Professor Rivka Galchen on Writing for Kids Versus Adults

Children bring more magic to the page, she finds.

Eve Glasberg
September 24, 2019

Fred and her math-teacher mother are always on the move, and Fred is getting sick of it. She’s about to have yet another birthday in a new place without friends. Right before turning 13, Fred sees something strange in the living room: her mother, dressed for a party, standing in front of an enormous paper lantern—into which she steps and disappears.

In her new book, Rat Rule 79, her first for children, Rivka Galchen, a professor in the writing program at the School of the Arts, traces Fred’s journey as she follows her mother to the Land of Impossibility—a place where time is outlawed, words carry dire consequences and her unlikely allies are a depressed white elephant and a pugnacious mongoose mother of 17.

Columbia News caught up with Galchen recently to discuss her first book for kids.

Q. Why did you take the plunge into children’s literature now?

A. I've spent so much time telling and reading stories to my daughter over the past few years that writing a novel for kids came naturally. It's writing for adults that has at times felt a bit like putting on a bear costume for a spell. 

Q. What was your favorite book when you were a child?

A. Some of my most beloved reading as a kid was on the boxes of Celestial Seasonings tea that my parents bought. There were little quotes and poems and italics hiding in different places: on the inner flaps, on the bottom, on the tea bags themselves. And even the names of teas seemed magical: my favorite was Red Zinger. Of course, eventually, I graduated to the books you could check out at school—The Phantom Tollbooth meant the most to me. I remember the librarian recommending a book about creatures who lived in the woods, each with their doors painted significant colors. I wish I could remember now what that book was. I still think about it.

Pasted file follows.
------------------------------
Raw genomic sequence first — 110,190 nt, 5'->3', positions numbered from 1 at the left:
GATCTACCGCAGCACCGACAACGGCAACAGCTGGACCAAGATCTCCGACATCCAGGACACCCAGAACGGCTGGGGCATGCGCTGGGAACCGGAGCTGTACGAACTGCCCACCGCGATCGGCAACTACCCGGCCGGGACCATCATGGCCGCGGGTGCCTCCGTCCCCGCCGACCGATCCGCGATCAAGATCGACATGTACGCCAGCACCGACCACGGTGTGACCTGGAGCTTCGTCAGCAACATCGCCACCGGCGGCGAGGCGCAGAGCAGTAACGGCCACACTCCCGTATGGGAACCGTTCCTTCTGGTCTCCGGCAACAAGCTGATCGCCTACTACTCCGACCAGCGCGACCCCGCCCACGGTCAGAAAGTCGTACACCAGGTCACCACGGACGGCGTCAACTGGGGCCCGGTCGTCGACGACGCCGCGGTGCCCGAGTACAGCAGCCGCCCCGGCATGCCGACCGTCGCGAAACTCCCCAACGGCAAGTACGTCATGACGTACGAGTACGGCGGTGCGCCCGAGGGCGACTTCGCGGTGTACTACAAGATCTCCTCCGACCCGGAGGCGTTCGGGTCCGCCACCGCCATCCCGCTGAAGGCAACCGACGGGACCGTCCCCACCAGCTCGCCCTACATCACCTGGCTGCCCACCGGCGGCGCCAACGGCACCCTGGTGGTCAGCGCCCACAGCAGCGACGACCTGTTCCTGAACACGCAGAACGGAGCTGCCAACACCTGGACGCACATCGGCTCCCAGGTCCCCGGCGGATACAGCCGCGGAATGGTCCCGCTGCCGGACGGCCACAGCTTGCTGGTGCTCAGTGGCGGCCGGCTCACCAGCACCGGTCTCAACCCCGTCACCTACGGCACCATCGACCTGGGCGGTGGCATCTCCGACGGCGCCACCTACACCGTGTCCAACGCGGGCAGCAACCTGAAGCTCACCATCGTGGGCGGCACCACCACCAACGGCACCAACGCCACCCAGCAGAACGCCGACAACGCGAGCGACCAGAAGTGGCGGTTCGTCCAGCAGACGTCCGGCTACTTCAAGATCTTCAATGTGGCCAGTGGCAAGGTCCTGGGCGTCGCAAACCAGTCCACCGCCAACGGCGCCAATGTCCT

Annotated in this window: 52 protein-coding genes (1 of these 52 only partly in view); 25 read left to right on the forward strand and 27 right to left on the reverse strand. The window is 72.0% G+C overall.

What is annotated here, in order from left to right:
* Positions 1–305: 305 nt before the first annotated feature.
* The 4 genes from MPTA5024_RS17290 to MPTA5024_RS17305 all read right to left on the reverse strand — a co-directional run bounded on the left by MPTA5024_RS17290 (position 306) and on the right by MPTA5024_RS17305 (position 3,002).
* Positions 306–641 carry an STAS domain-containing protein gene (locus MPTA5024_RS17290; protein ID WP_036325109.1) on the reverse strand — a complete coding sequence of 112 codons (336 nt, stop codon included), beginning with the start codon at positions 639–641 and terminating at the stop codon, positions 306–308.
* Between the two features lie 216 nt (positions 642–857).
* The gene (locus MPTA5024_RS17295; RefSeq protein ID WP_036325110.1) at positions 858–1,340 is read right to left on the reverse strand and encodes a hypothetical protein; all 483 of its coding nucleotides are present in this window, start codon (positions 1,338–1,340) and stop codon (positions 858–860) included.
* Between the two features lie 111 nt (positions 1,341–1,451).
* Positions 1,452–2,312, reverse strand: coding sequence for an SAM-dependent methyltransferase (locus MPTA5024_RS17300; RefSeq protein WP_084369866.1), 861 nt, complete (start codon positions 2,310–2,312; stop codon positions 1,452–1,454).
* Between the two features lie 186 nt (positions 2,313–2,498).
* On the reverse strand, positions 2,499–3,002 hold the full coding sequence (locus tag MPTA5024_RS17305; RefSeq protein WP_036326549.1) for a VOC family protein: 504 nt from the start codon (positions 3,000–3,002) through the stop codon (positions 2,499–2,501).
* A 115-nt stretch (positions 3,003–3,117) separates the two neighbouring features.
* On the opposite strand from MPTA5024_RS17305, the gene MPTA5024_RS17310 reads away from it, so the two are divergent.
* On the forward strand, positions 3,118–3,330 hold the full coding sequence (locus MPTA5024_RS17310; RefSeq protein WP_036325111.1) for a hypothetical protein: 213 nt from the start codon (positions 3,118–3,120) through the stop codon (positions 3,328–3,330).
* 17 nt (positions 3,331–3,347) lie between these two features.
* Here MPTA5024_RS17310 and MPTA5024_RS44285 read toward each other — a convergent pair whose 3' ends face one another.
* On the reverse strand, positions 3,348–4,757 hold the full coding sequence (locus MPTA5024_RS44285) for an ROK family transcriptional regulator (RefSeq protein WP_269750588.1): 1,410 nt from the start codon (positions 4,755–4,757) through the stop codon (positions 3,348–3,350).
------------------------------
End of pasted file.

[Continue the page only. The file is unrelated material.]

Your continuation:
A book cover illustration of a girl with animals.

Q. Has your daughter read Rat Rule 79?

A. Many of the bits in the book came from serial bedtime stories I taught her. She's sort of annoyed that the book isn't only hers.

Q. What is the biggest difference between writing for children and writing for adults?

A. I found it difficult to write for kids, but somehow it was the same kind of difficult as for a grown-up book. But one thing that I noticed about the way kids experience stories is that they bring more magic to the page than grown-ups do; what's interesting is already inside their own mind, so a kids' book is more like setting up a playground. It's almost as if adults—maybe this is my warped perspective—are less smart, and bring less to the books they read. If you look back at some of the books you loved from childhood, you might find them to be more spare than your recollection of them. I think books for children need to leave more space between the pages. It's like how a talking, walking doll is somehow less engaging than a sock puppet with eyes drawn on with a Sharpie pen.

Q. When did you teach a course on childrens’ literature? Do you have any plans to teach it again soon?

A. I taught a course on children's literature in 2018. We interpreted what kids' lit might mean pretty broadly, so we covered ancient myths, Moomin stories, William Steig books, some Shirley Jackson and even True Grit by Charles Portis, since its protagonist is 14 for most of the book. I'd love to teach the course again.

Q. You’re hosting a dinner party of authors, dead and/or alive. Who would you invite and why?

A. I think I'd mostly like to have cartoonists there. Is that fair? They seem the wisest and the most childlike.